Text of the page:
I countersunk the bolt holes on all those blocks. The funny thing is I had two 484 blocks with the bolt holes countersunk from the factory only on one side. Everyone wants the 291 blocks, but the 484 has the large oil pickup passage and the front of the block has more material. I don't see any difference on the blocks i have in the water passages at the bolt holes. They all look the same but I have seen photos of a 291 that show different water passages. Maybe it was a production change. I have a 044 block that has been fit with a girdle that I am saving for future use. Those were the last 4.1 blocks to be made and are rare. I think if the threads look really good in a block with no cracks, I would not put the inserts in. The inserts in the big block Chevy kit are .600 long. Specify steel inserts, not the stainless inserts that come in the kit so you can machine them flat. Stainless is too hard. Thread Doctor will switch them out or you can get the steel inserts separately. I think he also has a generic 7/16x14 thread repair kit that will work but you would have to buy the tap guide. The guy is easy to deal with and helpful.
When I put the aluminum headed engine back in my truck I used new GM Grand National motor mounts because I was pretty sure they are softer than aftermarket mounts. The truck has a lot of vibrations unlike a car. It made a noticeable difference. Half the shake at idle and much smoother throughout the RPM range. Both of my engines were balanced by two different shops and both had a vibration at 4600 RPM. That is now gone with the new mounts. The downside is the front yoke of the driveshaft hits the driveshaft loop and makes one heck of a noise on hard acceleration. I had to take it off and will try to re-engineer it. The trans mount is new and pretty stiff. It's hard to believe the drive train shifts that far to the right. There is a Gear Vendors overdrive on the back of the TH350, so the yoke is way back. The whole project turned out great except for two NAPA Gold 1258 biggie oil filters that both drain back overnight. Both have drain back valves. I cut the first one apart to check for metal, which was totally clean, and the rubber valve looked fine. The filters are now painted black instead of white and maybe there has been a change in the valve material. It takes 3 seconds to get pressure cold now and it never did before. Hot, it's instant. 23 psi at hot idle and 70 psi at 6000 RPM.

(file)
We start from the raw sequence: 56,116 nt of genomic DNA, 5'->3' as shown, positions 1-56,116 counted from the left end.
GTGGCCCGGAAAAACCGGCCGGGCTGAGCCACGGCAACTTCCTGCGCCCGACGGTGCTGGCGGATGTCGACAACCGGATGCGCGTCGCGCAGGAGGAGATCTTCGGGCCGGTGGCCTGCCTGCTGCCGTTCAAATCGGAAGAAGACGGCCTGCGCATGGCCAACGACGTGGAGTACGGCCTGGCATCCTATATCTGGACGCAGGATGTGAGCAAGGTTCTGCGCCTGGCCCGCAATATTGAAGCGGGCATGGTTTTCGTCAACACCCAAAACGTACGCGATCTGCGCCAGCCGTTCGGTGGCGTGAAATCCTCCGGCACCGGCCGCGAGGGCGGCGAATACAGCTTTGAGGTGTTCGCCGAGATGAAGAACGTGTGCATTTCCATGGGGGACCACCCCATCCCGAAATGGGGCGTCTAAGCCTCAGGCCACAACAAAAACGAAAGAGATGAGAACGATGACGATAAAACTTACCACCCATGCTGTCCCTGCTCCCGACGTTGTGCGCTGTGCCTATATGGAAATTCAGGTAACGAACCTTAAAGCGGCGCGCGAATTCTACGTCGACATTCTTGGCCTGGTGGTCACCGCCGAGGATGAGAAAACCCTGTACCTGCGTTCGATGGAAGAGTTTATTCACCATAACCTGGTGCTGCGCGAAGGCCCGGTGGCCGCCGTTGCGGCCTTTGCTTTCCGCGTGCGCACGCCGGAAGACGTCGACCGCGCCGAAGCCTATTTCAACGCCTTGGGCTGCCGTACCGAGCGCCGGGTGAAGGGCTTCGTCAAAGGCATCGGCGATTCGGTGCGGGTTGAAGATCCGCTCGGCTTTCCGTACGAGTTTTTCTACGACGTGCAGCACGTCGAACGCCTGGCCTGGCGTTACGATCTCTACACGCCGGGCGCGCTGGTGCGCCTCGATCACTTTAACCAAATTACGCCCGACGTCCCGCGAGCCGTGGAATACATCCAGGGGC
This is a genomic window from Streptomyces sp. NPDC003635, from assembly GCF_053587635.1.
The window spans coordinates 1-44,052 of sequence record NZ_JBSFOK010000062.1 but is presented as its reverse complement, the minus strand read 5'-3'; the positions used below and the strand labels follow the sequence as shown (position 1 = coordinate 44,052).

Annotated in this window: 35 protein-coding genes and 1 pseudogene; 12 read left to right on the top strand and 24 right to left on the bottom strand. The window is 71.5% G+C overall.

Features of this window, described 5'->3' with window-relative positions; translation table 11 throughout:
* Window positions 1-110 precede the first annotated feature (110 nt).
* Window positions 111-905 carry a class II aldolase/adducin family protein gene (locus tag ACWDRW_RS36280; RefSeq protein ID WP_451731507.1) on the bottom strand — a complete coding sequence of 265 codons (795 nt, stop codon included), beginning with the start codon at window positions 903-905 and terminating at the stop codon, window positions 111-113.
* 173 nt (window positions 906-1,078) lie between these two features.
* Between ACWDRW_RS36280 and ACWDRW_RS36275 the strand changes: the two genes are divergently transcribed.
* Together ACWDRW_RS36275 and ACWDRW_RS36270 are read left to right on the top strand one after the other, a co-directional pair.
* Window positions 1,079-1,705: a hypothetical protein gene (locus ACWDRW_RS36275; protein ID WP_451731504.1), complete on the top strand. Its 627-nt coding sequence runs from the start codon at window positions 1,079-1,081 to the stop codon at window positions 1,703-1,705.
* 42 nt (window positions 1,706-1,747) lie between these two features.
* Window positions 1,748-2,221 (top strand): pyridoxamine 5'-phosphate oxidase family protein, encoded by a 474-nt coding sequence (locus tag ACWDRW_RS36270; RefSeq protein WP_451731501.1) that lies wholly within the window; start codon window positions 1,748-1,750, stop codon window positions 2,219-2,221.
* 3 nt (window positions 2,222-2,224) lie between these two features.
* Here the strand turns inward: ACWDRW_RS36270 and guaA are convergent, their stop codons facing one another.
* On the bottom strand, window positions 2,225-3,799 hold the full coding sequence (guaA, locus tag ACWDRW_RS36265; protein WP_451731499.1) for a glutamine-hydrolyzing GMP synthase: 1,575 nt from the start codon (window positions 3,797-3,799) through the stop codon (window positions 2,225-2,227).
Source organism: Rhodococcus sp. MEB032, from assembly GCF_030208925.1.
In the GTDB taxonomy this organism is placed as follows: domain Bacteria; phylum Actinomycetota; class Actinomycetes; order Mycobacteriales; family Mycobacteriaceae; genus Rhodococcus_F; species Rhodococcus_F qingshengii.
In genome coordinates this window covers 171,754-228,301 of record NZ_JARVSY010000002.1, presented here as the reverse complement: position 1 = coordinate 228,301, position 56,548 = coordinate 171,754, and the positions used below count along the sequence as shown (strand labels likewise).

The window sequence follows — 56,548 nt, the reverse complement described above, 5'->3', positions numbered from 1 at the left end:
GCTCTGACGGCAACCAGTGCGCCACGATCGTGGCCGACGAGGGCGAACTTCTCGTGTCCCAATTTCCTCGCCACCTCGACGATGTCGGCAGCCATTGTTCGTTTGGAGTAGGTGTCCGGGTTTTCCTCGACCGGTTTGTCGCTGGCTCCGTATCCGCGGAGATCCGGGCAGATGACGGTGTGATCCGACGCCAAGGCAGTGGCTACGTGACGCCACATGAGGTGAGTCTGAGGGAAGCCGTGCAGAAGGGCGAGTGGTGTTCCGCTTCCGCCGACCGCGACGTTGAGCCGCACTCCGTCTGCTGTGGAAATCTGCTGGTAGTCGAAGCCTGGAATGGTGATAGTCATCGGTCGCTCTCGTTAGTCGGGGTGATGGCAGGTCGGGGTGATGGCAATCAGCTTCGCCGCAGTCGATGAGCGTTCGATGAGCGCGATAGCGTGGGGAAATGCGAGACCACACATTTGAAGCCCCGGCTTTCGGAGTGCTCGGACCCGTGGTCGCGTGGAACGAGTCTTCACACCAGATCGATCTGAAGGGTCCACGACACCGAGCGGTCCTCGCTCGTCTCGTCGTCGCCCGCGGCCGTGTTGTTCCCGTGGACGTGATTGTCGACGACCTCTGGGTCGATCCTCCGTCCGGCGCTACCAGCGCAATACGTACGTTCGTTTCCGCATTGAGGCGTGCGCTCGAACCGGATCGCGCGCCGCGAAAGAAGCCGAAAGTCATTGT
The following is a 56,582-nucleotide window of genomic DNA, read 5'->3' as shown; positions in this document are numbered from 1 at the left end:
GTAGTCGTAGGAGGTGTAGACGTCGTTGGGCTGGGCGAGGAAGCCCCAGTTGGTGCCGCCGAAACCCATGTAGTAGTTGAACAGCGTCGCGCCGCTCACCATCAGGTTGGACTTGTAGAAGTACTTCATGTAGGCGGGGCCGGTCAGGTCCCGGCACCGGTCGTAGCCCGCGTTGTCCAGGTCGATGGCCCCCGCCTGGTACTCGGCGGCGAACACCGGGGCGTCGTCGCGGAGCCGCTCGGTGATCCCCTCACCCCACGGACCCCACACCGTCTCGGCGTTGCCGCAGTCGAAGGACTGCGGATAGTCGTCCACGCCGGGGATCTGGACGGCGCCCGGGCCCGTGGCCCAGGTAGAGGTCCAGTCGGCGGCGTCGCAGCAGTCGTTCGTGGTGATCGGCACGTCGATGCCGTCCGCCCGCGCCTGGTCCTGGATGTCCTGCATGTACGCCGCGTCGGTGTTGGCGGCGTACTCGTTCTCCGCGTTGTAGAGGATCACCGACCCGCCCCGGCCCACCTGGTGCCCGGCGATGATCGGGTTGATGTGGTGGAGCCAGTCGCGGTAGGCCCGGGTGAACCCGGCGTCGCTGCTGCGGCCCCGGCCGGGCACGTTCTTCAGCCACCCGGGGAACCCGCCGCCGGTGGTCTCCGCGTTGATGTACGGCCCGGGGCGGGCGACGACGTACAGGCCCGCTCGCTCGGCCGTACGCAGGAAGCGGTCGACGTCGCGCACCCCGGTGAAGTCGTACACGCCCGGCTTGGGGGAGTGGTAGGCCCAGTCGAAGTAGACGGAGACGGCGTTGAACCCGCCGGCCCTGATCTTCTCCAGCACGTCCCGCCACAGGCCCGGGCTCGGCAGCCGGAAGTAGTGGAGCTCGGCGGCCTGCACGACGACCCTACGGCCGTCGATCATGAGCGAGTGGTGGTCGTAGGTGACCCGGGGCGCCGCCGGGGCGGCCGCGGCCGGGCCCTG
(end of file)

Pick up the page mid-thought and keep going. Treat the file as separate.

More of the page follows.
I was over on the GM side of the complex picking up a special tool today and look what was staring me in the face...


I'm unsure of how much of this kit, if anything, I can use. I just thought it was funny. I will make my own plate instead of modifying theirs. So I may not be able to use any of it. They have two other kits but they cover all metric bolts and no standard.

Need to bust out the calipers when I'm off the clock to see if anything is of use
That may do the job if it is 7/16-14. It has an alignment arbor that puts the 3/4" hole in the middle of the bolt hole. It has a tap guide and a drill bushing. All you need is the Time Sert big block chevy installation kit. If you are lucky, the bolt pattern may line up. That is an expensive kit.
Well like most Kent Moore or OTC special tools they are brutally expensive when they "inject" the dealers with them, but since they inject every single one of their dealers with them, they eventually trickle out to the used market where they usually sell for pennies on the dollar of what gm and Kent Moore decided to f@$& us into paying for them. (Sore subject).

The j-42385 number has a whole sh!tload of suffix numbers/kits! Type it into eBay and browse. Unfortunately they all look to be metric. That will likely deserve an evening in the chair with the laptop and a drink in hand to explore the possibility of a 7/16 kit being out there on the cheap "or make offer". Might settle for a bargain on a multi-size metric kit just to have around for general purpose but then again we apparently have that kit at work too, I'd just have to replenish the inserts.

Maybe I'll convert all 16 holes to metric lol. THAT won't piss someone off in the future...
I was reading the August issue of Car Craft and got to the WTF section at the back, and there is my truck. They asked for daily driver photos 16 months ago so I sent some in of my 338,000 mile truck. I figured they lost them or had plenty of others to print. They got a few things confused like a 3.8 odd fire made into a 4.5. I started with the odd fire in 1977 and went through many different even fire setups until the latest 4.1 stroker.